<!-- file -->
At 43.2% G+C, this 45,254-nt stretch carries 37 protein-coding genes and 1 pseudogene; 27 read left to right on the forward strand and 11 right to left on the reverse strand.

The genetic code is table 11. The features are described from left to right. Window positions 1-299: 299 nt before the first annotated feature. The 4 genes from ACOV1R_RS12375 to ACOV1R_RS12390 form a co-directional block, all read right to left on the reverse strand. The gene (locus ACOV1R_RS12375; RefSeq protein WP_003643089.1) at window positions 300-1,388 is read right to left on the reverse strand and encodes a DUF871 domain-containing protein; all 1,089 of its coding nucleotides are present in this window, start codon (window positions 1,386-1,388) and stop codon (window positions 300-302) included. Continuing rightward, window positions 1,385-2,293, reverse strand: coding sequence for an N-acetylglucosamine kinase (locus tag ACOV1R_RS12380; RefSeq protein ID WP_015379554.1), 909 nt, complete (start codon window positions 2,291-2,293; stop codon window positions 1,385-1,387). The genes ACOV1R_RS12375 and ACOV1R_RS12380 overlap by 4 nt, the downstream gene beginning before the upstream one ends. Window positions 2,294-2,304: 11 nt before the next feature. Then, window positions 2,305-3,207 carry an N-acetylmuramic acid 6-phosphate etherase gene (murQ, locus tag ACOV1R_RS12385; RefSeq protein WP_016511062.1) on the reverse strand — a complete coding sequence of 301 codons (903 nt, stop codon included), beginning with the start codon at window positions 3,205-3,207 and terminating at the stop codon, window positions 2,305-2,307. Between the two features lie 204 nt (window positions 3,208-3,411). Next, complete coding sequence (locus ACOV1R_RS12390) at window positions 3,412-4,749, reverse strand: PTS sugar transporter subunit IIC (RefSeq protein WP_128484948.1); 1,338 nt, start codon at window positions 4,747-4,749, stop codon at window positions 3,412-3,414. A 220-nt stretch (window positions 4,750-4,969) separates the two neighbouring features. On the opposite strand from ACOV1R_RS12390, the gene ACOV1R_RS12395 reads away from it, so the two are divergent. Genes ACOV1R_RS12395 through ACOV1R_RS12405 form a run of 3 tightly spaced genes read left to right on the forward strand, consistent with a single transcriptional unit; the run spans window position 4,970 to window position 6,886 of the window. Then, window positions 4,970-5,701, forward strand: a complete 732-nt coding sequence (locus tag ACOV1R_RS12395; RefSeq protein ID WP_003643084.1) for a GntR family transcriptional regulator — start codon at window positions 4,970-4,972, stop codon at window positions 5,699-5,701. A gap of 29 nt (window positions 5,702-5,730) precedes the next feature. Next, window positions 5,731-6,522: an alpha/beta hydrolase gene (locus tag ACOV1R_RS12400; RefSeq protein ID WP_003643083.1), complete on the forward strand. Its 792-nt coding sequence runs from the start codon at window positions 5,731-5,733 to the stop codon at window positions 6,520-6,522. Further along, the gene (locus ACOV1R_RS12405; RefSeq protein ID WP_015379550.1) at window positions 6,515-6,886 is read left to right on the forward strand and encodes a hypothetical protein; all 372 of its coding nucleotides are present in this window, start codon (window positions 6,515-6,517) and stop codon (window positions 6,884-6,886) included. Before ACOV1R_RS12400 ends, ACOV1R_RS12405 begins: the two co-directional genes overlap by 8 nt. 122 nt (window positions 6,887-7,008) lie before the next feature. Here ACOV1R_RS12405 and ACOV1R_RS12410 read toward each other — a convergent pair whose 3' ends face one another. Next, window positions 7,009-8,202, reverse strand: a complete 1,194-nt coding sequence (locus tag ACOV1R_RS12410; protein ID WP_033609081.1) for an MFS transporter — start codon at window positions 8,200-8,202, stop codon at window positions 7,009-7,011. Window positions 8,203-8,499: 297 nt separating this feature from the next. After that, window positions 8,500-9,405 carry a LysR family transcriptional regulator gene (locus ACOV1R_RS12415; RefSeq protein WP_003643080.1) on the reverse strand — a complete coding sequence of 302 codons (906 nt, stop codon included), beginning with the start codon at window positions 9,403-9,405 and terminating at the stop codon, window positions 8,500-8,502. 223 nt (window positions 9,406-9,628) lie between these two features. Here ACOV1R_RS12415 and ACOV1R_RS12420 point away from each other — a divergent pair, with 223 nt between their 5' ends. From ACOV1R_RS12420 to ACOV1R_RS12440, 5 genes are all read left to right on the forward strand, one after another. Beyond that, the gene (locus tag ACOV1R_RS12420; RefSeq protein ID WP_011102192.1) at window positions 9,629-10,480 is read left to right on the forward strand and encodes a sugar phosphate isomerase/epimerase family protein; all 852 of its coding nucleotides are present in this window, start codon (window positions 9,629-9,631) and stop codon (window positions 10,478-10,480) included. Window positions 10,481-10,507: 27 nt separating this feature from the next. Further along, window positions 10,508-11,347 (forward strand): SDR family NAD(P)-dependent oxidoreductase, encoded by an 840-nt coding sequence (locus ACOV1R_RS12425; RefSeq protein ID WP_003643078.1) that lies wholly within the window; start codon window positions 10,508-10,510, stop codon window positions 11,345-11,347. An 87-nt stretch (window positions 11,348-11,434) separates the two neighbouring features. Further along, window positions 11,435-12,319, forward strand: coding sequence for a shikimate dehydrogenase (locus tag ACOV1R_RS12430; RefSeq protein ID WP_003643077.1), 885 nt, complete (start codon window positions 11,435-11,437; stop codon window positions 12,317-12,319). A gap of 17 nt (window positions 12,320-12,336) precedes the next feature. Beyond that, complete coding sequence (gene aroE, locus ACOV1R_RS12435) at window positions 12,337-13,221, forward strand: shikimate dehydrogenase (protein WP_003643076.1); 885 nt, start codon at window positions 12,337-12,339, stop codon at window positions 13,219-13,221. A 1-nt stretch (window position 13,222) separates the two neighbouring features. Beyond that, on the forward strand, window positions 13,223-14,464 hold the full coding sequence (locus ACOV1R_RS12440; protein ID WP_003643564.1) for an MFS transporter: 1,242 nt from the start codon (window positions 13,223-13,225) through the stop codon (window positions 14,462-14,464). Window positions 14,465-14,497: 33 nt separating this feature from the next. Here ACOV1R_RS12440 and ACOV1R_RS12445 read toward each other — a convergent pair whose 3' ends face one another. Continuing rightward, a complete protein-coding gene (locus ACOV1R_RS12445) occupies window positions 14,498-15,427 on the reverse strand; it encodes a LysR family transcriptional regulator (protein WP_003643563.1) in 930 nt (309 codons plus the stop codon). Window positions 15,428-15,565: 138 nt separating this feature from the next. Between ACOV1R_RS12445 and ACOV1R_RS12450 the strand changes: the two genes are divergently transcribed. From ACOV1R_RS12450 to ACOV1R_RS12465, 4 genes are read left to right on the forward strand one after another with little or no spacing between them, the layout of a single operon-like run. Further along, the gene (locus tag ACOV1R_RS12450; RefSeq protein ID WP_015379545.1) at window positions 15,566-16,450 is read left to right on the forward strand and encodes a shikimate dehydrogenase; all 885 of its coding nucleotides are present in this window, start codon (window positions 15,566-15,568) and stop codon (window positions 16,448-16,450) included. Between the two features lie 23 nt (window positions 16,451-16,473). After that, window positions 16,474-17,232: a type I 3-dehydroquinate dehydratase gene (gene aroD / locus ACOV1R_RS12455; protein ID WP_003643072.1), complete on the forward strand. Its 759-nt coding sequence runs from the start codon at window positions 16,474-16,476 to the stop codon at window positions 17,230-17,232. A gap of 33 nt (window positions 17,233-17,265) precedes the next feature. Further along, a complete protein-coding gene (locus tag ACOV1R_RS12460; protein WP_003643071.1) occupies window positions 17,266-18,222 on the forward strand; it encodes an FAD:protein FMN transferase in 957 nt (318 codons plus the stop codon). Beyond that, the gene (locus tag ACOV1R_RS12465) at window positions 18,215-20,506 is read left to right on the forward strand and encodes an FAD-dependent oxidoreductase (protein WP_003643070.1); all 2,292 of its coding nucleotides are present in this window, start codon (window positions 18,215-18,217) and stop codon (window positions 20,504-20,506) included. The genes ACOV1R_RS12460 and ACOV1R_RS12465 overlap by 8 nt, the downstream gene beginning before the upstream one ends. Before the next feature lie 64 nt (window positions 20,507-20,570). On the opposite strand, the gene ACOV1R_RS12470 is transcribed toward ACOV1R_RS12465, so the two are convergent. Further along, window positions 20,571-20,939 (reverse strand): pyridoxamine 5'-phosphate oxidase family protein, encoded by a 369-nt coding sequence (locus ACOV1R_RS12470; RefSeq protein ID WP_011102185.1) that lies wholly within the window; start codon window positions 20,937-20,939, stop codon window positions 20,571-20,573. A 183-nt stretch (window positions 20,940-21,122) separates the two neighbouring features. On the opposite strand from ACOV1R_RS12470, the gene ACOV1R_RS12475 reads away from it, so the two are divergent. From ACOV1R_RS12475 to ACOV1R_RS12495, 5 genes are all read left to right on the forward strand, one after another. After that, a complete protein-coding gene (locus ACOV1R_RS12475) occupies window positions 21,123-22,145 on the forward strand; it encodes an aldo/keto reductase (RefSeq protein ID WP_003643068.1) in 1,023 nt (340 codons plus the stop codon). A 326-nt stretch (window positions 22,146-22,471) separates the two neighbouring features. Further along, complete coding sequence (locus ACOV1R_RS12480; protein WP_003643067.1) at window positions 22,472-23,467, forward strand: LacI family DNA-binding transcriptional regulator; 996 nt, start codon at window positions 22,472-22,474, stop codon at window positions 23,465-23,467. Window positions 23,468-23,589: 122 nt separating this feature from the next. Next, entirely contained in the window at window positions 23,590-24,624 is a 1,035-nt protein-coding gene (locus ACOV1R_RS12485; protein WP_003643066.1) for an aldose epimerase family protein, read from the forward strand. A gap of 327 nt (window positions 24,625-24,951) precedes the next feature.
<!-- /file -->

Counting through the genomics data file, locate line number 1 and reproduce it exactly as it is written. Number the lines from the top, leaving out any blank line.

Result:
At 43.2% G+C, this 45,254-nt stretch carries 37 protein-coding genes and 1 pseudogene; 27 read left to right on the forward strand and 11 right to left on the reverse strand.